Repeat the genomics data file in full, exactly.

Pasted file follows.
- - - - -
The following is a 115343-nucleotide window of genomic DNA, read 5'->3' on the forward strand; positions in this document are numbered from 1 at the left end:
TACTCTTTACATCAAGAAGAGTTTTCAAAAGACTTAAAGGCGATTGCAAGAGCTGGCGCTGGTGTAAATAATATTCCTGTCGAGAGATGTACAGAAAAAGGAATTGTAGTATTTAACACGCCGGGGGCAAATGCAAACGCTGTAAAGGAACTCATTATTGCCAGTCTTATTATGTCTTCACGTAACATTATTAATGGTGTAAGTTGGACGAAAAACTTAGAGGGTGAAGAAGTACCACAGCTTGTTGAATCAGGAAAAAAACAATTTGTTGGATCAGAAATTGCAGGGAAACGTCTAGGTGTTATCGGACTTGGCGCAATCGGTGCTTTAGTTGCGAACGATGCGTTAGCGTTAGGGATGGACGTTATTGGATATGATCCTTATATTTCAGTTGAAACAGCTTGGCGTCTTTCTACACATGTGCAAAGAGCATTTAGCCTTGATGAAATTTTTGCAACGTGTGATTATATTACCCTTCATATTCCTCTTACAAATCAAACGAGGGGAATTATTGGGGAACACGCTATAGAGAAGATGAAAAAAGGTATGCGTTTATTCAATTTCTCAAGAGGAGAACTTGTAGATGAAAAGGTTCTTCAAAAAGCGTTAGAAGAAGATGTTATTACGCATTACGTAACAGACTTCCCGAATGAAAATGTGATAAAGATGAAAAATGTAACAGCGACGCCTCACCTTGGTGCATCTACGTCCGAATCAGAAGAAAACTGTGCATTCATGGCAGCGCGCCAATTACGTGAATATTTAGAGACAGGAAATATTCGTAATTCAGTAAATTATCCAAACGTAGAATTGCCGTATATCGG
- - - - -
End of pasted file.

The following is a 115343-nucleotide window of genomic DNA, read 5'->3' on the forward strand; positions in this document are numbered from 1 at the left end:
TACTCTTTACATCAAGAAGAGTTTTCAAAAGACTTAAAGGCGATTGCAAGAGCTGGCGCTGGTGTAAATAATATTCCTGTCGAGAGATGTACAGAAAAAGGAATTGTAGTATTTAACACGCCGGGGGCAAATGCAAACGCTGTAAAGGAACTCATTATTGCCAGTCTTATTATGTCTTCACGTAACATTATTAATGGTGTAAGTTGGACGAAAAACTTAGAGGGTGAAGAAGTACCACAGCTTGTTGAATCAGGAAAAAAACAATTTGTTGGATCAGAAATTGCAGGGAAACGTCTAGGTGTTATCGGACTTGGCGCAATCGGTGCTTTAGTTGCGAACGATGCGTTAGCGTTAGGGATGGACGTTATTGGATATGATCCTTATATTTCAGTTGAAACAGCTTGGCGTCTTTCTACACATGTGCAAAGAGCATTTAGCCTTGATGAAATTTTTGCAACGTGTGATTATATTACCCTTCATATTCCTCTTACAAATCAAACGAGGGGAATTATTGGGGAACACGCTATAGAGAAGATGAAAAAAGGTATGCGTTTATTCAATTTCTCAAGAGGAGAACTTGTAGATGAAAAGGTTCTTCAAAAAGCGTTAGAAGAAGATGTTATTACGCATTACGTAACAGACTTCCCGAATGAAAATGTGATAAAGATGAAAAATGTAACAGCGACGCCTCACCTTGGTGCATCTACGTCCGAATCAGAAGAAAACTGTGCATTCATGGCAGCGCGCCAATTACGTGAATATTTAGAGACAGGAAATATTCGTAATTCAGTAAATTATCCAAACGTAGAATTGCCGTATATCGG